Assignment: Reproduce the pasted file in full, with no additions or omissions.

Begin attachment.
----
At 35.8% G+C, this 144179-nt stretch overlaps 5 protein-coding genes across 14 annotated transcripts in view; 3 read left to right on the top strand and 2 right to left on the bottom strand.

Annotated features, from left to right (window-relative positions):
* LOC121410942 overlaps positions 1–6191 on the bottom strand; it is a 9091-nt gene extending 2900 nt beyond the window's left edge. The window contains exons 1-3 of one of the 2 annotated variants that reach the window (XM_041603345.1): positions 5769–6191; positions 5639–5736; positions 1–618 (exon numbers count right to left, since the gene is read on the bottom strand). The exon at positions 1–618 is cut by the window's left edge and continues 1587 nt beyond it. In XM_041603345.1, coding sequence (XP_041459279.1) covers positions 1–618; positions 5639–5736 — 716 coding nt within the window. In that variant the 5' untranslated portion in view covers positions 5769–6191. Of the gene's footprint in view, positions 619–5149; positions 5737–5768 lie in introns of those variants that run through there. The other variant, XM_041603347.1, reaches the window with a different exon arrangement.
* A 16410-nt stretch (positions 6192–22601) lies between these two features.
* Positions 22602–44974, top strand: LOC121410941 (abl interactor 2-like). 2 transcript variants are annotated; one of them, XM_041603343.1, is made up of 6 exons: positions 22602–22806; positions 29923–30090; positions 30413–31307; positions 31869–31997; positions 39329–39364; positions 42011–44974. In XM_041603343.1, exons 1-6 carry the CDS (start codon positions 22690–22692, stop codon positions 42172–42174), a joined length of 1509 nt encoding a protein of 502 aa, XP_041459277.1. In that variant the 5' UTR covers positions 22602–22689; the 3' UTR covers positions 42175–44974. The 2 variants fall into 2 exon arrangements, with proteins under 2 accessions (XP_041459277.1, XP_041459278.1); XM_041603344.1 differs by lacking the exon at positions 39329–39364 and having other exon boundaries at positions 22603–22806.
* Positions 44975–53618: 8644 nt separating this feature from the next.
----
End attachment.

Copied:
At 35.8% G+C, this 144179-nt stretch overlaps 5 protein-coding genes across 14 annotated transcripts in view; 3 read left to right on the top strand and 2 right to left on the bottom strand.

Annotated features, from left to right (window-relative positions):
* LOC121410942 overlaps positions 1–6191 on the bottom strand; it is a 9091-nt gene extending 2900 nt beyond the window's left edge. The window contains exons 1-3 of one of the 2 annotated variants that reach the window (XM_041603345.1): positions 5769–6191; positions 5639–5736; positions 1–618 (exon numbers count right to left, since the gene is read on the bottom strand). The exon at positions 1–618 is cut by the window's left edge and continues 1587 nt beyond it. In XM_041603345.1, coding sequence (XP_041459279.1) covers positions 1–618; positions 5639–5736 — 716 coding nt within the window. In that variant the 5' untranslated portion in view covers positions 5769–6191. Of the gene's footprint in view, positions 619–5149; positions 5737–5768 lie in introns of those variants that run through there. The other variant, XM_041603347.1, reaches the window with a different exon arrangement.
* A 16410-nt stretch (positions 6192–22601) lies between these two features.
* Positions 22602–44974, top strand: LOC121410941 (abl interactor 2-like). 2 transcript variants are annotated; one of them, XM_041603343.1, is made up of 6 exons: positions 22602–22806; positions 29923–30090; positions 30413–31307; positions 31869–31997; positions 39329–39364; positions 42011–44974. In XM_041603343.1, exons 1-6 carry the CDS (start codon positions 22690–22692, stop codon positions 42172–42174), a joined length of 1509 nt encoding a protein of 502 aa, XP_041459277.1. In that variant the 5' UTR covers positions 22602–22689; the 3' UTR covers positions 42175–44974. The 2 variants fall into 2 exon arrangements, with proteins under 2 accessions (XP_041459277.1, XP_041459278.1); XM_041603344.1 differs by lacking the exon at positions 39329–39364 and having other exon boundaries at positions 22603–22806.
* Positions 44975–53618: 8644 nt separating this feature from the next.